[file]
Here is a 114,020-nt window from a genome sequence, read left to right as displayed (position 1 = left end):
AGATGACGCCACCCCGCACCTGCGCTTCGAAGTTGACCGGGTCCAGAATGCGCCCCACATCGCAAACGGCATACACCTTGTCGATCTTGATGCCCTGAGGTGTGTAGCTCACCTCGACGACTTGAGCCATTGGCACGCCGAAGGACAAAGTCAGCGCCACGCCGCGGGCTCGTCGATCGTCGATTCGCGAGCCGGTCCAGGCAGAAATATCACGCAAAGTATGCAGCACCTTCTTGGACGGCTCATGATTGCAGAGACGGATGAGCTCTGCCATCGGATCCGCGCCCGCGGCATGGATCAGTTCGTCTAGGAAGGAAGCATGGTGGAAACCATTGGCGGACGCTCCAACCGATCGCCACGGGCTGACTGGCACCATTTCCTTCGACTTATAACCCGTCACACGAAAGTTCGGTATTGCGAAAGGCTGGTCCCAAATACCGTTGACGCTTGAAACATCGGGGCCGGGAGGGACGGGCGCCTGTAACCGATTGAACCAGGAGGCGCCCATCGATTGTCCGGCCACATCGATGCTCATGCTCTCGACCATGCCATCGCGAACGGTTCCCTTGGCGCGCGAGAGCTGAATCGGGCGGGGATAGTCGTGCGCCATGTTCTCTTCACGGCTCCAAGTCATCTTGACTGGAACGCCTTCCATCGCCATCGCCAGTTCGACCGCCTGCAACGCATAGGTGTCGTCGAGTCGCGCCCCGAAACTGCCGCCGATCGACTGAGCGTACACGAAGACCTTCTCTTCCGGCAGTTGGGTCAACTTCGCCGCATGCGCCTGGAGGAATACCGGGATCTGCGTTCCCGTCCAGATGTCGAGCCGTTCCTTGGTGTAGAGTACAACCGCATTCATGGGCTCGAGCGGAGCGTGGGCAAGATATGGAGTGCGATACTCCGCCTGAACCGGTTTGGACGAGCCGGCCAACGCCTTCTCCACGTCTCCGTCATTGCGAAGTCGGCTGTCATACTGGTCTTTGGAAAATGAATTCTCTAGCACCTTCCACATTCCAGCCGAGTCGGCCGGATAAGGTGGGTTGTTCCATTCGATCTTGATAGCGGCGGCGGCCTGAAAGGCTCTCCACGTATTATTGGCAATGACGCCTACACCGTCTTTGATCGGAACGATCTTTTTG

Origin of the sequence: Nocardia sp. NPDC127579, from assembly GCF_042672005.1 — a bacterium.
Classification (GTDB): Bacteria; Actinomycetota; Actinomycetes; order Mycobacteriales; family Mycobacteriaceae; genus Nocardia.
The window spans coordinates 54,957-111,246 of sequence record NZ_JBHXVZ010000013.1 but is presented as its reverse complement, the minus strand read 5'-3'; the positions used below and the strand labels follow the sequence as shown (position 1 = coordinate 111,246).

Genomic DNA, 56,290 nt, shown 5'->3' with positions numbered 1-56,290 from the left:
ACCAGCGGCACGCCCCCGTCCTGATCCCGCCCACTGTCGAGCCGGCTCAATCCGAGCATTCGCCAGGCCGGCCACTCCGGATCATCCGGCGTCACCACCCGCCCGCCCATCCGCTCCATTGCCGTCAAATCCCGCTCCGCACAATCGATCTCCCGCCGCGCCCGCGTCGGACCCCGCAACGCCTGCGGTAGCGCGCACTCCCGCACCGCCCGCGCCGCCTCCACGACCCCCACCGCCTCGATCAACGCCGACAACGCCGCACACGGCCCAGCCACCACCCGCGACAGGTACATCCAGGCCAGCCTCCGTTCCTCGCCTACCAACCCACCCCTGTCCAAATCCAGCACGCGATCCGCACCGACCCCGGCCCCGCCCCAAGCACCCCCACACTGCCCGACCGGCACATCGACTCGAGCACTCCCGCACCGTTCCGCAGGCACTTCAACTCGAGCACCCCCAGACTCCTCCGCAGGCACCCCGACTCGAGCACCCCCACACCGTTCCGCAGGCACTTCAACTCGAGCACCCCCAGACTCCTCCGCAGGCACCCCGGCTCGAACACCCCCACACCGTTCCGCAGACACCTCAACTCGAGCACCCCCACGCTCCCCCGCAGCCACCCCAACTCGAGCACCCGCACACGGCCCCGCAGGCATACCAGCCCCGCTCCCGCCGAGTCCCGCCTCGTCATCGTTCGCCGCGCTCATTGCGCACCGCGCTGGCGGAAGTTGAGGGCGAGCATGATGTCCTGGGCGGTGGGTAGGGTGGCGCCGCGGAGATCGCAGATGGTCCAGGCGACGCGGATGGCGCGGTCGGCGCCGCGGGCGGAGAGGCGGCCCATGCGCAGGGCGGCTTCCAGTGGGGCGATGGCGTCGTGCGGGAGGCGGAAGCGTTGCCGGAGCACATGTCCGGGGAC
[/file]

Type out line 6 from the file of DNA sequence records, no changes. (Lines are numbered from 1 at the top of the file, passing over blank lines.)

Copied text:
Genomic DNA, 56,290 nt, shown 5'->3' with positions numbered 1-56,290 from the left: